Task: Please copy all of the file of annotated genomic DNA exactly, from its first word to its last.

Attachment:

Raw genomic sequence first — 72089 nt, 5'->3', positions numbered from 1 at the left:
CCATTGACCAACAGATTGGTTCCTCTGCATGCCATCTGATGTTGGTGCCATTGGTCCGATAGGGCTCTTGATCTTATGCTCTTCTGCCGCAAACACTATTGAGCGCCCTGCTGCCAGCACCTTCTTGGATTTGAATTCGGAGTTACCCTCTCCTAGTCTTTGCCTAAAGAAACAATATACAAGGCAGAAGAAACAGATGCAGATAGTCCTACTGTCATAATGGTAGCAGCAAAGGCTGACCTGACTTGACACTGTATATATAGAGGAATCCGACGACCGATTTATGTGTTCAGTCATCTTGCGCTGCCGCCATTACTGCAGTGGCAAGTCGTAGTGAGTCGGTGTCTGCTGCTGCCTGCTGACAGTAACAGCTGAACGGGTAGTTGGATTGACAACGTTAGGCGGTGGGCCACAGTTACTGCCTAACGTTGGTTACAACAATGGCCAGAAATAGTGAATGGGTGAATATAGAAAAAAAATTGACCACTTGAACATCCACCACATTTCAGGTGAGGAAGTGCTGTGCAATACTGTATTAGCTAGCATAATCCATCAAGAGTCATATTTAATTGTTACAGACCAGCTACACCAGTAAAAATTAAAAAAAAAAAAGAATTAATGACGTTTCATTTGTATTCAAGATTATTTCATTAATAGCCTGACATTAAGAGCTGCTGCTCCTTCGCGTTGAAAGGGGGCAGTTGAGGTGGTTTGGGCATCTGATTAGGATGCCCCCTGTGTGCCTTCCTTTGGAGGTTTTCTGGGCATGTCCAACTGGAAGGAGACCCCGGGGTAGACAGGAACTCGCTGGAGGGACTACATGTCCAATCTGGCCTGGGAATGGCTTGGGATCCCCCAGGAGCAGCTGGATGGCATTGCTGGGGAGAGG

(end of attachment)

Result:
Raw genomic sequence first — 72089 nt, 5'->3', positions numbered from 1 at the left:
CCATTGACCAACAGATTGGTTCCTCTGCATGCCATCTGATGTTGGTGCCATTGGTCCGATAGGGCTCTTGATCTTATGCTCTTCTGCCGCAAACACTATTGAGCGCCCTGCTGCCAGCACCTTCTTGGATTTGAATTCGGAGTTACCCTCTCCTAGTCTTTGCCTAAAGAAACAATATACAAGGCAGAAGAAACAGATGCAGATAGTCCTACTGTCATAATGGTAGCAGCAAAGGCTGACCTGACTTGACACTGTATATATAGAGGAATCCGACGACCGATTTATGTGTTCAGTCATCTTGCGCTGCCGCCATTACTGCAGTGGCAAGTCGTAGTGAGTCGGTGTCTGCTGCTGCCTGCTGACAGTAACAGCTGAACGGGTAGTTGGATTGACAACGTTAGGCGGTGGGCCACAGTTACTGCCTAACGTTGGTTACAACAATGGCCAGAAATAGTGAATGGGTGAATATAGAAAAAAAATTGACCACTTGAACATCCACCACATTTCAGGTGAGGAAGTGCTGTGCAATACTGTATTAGCTAGCATAATCCATCAAGAGTCATATTTAATTGTTACAGACCAGCTACACCAGTAAAAATTAAAAAAAAAAAAGAATTAATGACGTTTCATTTGTATTCAAGATTATTTCATTAATAGCCTGACATTAAGAGCTGCTGCTCCTTCGCGTTGAAAGGGGGCAGTTGAGGTGGTTTGGGCATCTGATTAGGATGCCCCCTGTGTGCCTTCCTTTGGAGGTTTTCTGGGCATGTCCAACTGGAAGGAGACCCCGGGGTAGACAGGAACTCGCTGGAGGGACTACATGTCCAATCTGGCCTGGGAATGGCTTGGGATCCCCCAGGAGCAGCTGGATGGCATTGCTGGGGAGAGG